By Ann | October 10, 2013
Lyon takes eating very seriously, as befits a town that proclaims itself the capital of French gastronomy. Here, traditional restaurants are called bouchons, casual places that have existed for centuries, decorated with bric-a-brac and lace curtains, where the tables are covered in paper and strangers sit elb0w-to-elbow.
The typical bouchon menu usually features a few classic dishes: salade Lyonnaise (frisée lettuce strewn with bacon and topped with a poached egg), pickled herrings, or clapotons (sheep’s trotters) to start; andouillette, tablier de sapeur (a sort-of chicken-fried tripe), tête de veau (poached calf’s head), or quenelles de brochet (a fluffy fish dumpling) to follow. The cheese course is often Saint-Marcellin — aged until fragrant and runny — or cervelle de canut, literally “silk-workers’ brains,” a farmer’s cheese blended with herbs.
Where to eat in Lyon?
Chez Hugon (12 rue Pizay, Lyon, tel: 04 78 28 10 94) is my favorite bouchon, a mother-son enterprise with nonchalant ambiance (fluorescent lights, paper napkins) and classic food prepared faultlessly. Try the poulet au vinaigre — chicken in a creamy sauce heightened with a splash of vinegar — or the divine quenelle de brochet, as light as a cloud, served in a puddle of langoustine sauce.
La Hugonnière (13 rue Neuve, Lyon, tel: 04 78 28 58 79) is a new offshoot of Chez Hugon, featuring more flexible hours (they’re open on Saturday) and a similarly delicious menu. For dessert, I loved the housemade moelleux au chocolat, a pudding-like chocolate cake encrusted with hot pink, crushed pralines, served warm from the oven.
La Voûte Chez Léa (11 place Antonin Gourju, Lyon, tel: 04 78 42 01 33) is more of a restaurant than a bouchon, and I found their quenelle a bit stodgy. But the salade Lyonnaise here is exceptional, a pile of frisée leaves tossed with lardons, garlic-rubbed croutons, and a coddled egg gently broken so that the soft yolk trickles into the crags of lettuce and bread.
Café des Fédérations (10 rue du Major Martin, Lyon, tel: 04 78 28 26 00) is a classic bouchon that has existed, as its sign proclaims, “depuis bien longtemps.” At €19.50, the set lunch menu is perhaps the greatest bargain left in France, its three courses offering a generous array of appetizers (local charcuterie, thinly sliced head cheese in vinaigrette, smoked mackerel pâté, lentil salad), a main course (the usual suspects: tablier de sapeur, steak, quenelle), cheese or dessert. Some criticize La Fédé for being too touristy, but when the atmosphere is this charming and the food this tasty, who really cares?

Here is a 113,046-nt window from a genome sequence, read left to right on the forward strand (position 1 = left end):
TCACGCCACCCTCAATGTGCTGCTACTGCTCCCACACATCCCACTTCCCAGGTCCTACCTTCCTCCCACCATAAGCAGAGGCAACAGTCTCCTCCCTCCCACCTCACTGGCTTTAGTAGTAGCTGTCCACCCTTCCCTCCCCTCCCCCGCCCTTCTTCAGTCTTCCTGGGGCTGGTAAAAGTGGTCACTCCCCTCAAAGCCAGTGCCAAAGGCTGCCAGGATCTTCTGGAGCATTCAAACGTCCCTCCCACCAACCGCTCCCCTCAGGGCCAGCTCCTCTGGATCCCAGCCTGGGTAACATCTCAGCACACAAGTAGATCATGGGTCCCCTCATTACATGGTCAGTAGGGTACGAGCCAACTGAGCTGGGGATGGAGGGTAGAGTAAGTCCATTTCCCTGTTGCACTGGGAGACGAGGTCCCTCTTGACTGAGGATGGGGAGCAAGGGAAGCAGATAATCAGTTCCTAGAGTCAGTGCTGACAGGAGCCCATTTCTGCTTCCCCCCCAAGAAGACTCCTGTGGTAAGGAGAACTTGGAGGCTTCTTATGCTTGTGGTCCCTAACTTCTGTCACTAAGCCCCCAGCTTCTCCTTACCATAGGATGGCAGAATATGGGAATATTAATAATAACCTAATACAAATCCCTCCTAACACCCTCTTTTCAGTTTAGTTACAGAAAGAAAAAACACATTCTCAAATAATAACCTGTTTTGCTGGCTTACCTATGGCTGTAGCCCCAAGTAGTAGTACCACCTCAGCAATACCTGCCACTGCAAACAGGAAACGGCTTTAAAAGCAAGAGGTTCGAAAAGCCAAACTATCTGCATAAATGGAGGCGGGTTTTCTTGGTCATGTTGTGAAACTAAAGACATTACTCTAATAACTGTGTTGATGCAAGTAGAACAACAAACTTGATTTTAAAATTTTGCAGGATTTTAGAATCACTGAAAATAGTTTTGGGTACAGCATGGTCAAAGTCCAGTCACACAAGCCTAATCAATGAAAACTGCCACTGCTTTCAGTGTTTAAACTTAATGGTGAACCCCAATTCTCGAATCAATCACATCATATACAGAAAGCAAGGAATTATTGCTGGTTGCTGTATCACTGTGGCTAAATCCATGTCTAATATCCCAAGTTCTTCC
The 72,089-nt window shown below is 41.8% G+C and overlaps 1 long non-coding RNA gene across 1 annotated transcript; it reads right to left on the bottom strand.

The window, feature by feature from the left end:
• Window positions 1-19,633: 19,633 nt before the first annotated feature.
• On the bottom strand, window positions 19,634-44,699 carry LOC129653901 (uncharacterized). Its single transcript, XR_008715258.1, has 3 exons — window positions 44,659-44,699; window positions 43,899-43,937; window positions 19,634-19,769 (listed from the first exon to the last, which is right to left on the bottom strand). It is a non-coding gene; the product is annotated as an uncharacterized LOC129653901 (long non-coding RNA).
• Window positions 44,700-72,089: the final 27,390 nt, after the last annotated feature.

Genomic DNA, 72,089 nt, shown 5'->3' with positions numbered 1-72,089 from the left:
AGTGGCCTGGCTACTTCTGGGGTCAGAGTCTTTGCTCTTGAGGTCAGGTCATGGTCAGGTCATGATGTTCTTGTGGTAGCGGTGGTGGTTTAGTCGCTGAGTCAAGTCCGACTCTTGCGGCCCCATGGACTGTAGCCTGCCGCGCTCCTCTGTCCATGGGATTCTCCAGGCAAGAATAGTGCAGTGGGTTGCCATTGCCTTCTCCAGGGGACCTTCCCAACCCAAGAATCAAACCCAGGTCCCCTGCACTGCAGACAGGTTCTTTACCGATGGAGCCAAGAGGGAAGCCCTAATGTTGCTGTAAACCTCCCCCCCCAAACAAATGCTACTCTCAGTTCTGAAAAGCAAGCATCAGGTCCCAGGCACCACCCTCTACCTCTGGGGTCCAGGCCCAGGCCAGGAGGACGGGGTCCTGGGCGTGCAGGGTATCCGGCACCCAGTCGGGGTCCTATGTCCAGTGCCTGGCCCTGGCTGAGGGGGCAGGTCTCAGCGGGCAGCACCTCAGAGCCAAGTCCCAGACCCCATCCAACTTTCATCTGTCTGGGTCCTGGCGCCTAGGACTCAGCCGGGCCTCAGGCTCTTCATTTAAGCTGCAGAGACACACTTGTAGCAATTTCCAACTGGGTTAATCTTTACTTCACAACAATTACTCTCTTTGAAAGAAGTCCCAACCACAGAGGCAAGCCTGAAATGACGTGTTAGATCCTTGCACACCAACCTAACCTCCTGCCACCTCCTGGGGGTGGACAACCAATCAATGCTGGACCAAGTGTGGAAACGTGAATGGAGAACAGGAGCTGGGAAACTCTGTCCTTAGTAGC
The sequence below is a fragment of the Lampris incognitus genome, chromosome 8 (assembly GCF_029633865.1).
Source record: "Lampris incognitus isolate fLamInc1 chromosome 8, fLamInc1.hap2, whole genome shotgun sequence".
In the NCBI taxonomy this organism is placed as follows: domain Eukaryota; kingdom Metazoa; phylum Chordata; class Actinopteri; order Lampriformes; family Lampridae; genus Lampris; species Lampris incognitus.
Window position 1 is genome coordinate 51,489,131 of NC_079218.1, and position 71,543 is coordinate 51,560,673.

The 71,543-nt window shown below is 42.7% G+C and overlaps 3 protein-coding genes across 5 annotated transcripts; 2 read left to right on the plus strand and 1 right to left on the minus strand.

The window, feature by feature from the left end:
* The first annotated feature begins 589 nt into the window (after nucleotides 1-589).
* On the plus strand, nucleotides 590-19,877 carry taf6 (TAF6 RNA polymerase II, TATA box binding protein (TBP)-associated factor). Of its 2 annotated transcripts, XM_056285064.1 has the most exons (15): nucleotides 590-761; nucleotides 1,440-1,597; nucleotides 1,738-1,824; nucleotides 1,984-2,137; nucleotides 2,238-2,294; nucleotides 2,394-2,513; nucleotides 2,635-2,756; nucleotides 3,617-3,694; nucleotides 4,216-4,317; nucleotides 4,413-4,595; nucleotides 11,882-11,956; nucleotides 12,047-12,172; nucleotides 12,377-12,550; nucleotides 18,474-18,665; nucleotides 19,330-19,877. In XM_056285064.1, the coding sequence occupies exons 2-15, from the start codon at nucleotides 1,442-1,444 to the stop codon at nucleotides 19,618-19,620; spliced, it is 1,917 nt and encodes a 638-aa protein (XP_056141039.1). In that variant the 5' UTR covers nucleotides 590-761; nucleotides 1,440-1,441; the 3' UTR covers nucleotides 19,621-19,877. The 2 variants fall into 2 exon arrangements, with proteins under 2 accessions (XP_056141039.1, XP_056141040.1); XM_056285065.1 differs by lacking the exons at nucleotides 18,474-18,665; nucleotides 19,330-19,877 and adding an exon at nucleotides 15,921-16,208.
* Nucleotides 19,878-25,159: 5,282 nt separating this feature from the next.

Plum Lyon (49 rue des Tables Claudiennes, Lyon) is a cooking school (not a restaurant) run by an American, the charming and knowledgeable Lucy Vanel. She’ll take you shopping in the city’s famous markets, bring you back to her home/teaching kitchen, show you how to prepare classic Lyonnais dishes, and lunch with you in her cozy dining room. The cheese board is especially exciting, laden with rare and delicious discoveries.
Where to sleep and shop in Lyon?
La Chambre d’Hugo (23 rue Victor Hugo, Lyon, tel: 06 18 38 27 68) is an eccentric chambre d’hôte housed in a classic Lyonnais apartment. There is just one guest room, elegant and serene, decorated in shades of pale grey, with linen curtains and beautiful parquet floors.
Mama Shelter Lyon (13 rue Domer, Lyon, tel: 04 78 02 58 00) is the latest outpost of the Philippe Starck-designed chain. The throbbing bar downstairs thumps late into the night, but the guest rooms are like cocoons, quiet with crisp white sheets and down comforters. Though the location is a bit far from the city center and space is cramped, prices are fairly moderate.
Marché Saint-Antoine (Quai St-Antoine, Sunday-Friday), which sprawls along the Saône River, is a gorgeous melange of fruits, vegetables, cheese, flowers, roasted chickens, and other produce that will make you want to rent a vacation apartment and cook and cook and cook.
Au Petit Vatel (1 rue Pierre Cornaille, Lyon, tel: 04 78 52 11 45), a traîteur owned by two brothers, Frank and Michel Vaivrand, is famous for their quenelles, dumplings made of soft, eggy, choux pastry that’s been beaten with pureed fish, traditionally pike. Cooked in advance, quenelles are considered a form of charcuterie — buy them prepared and puff them in the oven at home for a fast and decadent supper. (Lucy Vanel’s blog has a gorgeous photo essay on the quenelle-making process.)
Hungry for more? Today’s post is a companion to my new book, Mastering the Art of French Eating, a food memoir that Peter Mayle, the author of A Year in Provence, says is “very elegantly served. A really tasty book.”
And more from the series, Where to Eat in France.